Well, as promised, my friend Maria and I were down at the Ferry Building right at nine-thirty, planning to be first in line for chilaquiles, huevos rancheros, and of course the albondigas at Mijita....
When we got there, it was closed, and the hours were not posted, just a small sign that said only "Cerrado". We could see staff inside setting up tables and working with masa. We eventually got someone's attention and pointed to our watches. The first staffer just shrugged, but eventually someone mouthed 'come back at 11'.
11? as someone else who had come up behind us commented, 11 am is a bit late for a weekend brunch opening. Maria is not a morning person, hadn't even had coffee, and not really a Chowhound besides (though she does know Mexican food), so after a caffiene fix from Peet's, it was all I could do to convince her to stick around (thank God for the kitchen antique store!:-))
So, back at ten to 11: I convinced Maria that we should wait near the door in order to avoid the lines that I would sense were going to form once it did open. She thought I was a touch crazy, especially since we waited a bit more than anticipated: they finally opened about 11:10 or 11:15. By this time I was hungry and cranky. My crankiness was made worse when I asked the gentleman opening the doors what normal hours would be on Saturday, and suggested a sign with hours might help, and was told there was no sign because they didn't yet know what their hours would be. Ok fine, but would it be too much to put up a handwritten sign? And sure enough, within five minutes of opening there was a line out the door.
Next reason to be cranky: no chilaquiles, no huevos rancheros, and I am pretty sure I heard the cashier tell the woman ahead of me in line that there was no Mexican hot chocolate either. There were huevos con chorizo (I am not fond of chorizo unfortunately), and a woman who appeared to be a manager told me 'it would probably be a few weeks' before they had the 'other egg' dishes. I sure hope this was just a figure of speech meaning 'brunch dishes' and that they aren't going to put eggs in the chilaquiles (I am a traditionalist and believe that chilaquiles are meant to be served with or instead of eggs, not scrambled with them).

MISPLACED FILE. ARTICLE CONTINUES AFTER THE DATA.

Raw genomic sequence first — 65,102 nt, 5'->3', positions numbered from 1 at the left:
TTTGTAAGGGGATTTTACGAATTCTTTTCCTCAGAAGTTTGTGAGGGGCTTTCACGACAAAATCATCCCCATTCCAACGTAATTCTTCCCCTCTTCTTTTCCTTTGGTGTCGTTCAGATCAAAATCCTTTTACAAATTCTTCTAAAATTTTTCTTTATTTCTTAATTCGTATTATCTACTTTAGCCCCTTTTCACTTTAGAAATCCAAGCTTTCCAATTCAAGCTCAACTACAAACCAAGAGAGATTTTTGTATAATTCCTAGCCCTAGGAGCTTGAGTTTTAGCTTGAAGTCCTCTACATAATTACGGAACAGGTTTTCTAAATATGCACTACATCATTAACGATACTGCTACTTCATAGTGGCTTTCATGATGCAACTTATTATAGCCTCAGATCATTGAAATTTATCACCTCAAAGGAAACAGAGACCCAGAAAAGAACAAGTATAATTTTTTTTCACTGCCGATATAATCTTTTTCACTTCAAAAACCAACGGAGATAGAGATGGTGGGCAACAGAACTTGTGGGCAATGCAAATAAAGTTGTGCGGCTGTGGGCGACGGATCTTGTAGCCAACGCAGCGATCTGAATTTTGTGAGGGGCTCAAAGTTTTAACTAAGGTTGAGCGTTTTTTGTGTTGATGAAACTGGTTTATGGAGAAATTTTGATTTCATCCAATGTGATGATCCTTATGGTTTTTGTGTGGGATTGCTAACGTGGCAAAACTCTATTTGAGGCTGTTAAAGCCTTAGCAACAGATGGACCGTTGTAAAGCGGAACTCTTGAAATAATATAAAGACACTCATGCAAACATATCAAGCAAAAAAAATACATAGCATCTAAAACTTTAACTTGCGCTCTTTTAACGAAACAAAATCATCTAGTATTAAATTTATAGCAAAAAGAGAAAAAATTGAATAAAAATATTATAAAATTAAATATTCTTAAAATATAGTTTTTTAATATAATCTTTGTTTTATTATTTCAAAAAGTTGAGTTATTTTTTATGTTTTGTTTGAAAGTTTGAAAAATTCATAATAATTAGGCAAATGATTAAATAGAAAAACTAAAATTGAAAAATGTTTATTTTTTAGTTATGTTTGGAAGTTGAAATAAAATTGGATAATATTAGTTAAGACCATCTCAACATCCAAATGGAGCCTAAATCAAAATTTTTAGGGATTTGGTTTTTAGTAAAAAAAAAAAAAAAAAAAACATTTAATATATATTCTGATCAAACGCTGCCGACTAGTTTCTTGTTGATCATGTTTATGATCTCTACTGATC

ok, too cranky: clearly I needed food. We ordered two sopas de albondigas and quesadillas mijitas. I had a Mexican coke. The guesadilla mijita is made of masa, as Pssst mentioned, stuffed with queso fresco, epazote and chilis (though the chilis had no heat at all: for all I know they could have been bell peppers, they sure as heck weren't jalapenos unless some new strain without capsican has been invented)...Anyway, they were pretty good, if a bit bland. However, they were slightly undercooked, and I think needed a minute more on the grill. The quesadilla came with an also bland salsa cruda, (tomatoes, cilantro and a bit of onion: again the jalapeno seemed to be MIA) and guacamole. The guacamole wasn't great: the menu says it has chopped cilantro, diced onion and lime, but all I could taste was avocade and lime, and perhaps even a bit of yogurt to stretch it (?). Not as good as the guacamole I had the other night at Las Mesas, for sure.
I agree with the earlier post about the three salsas on the table,(too sweet, no bite at all) though they also had a Mexican red bottled picante sauce, which added a bit of heat, and I noticed you could get pickled jalapenos on the side with your tacos. Of the three salsas, the salsa verde de tomatillos was the best (typically that isn't a very hot sauce anyway); the chipotle sauce was really yuck, the tomato sauce pretty tasteless....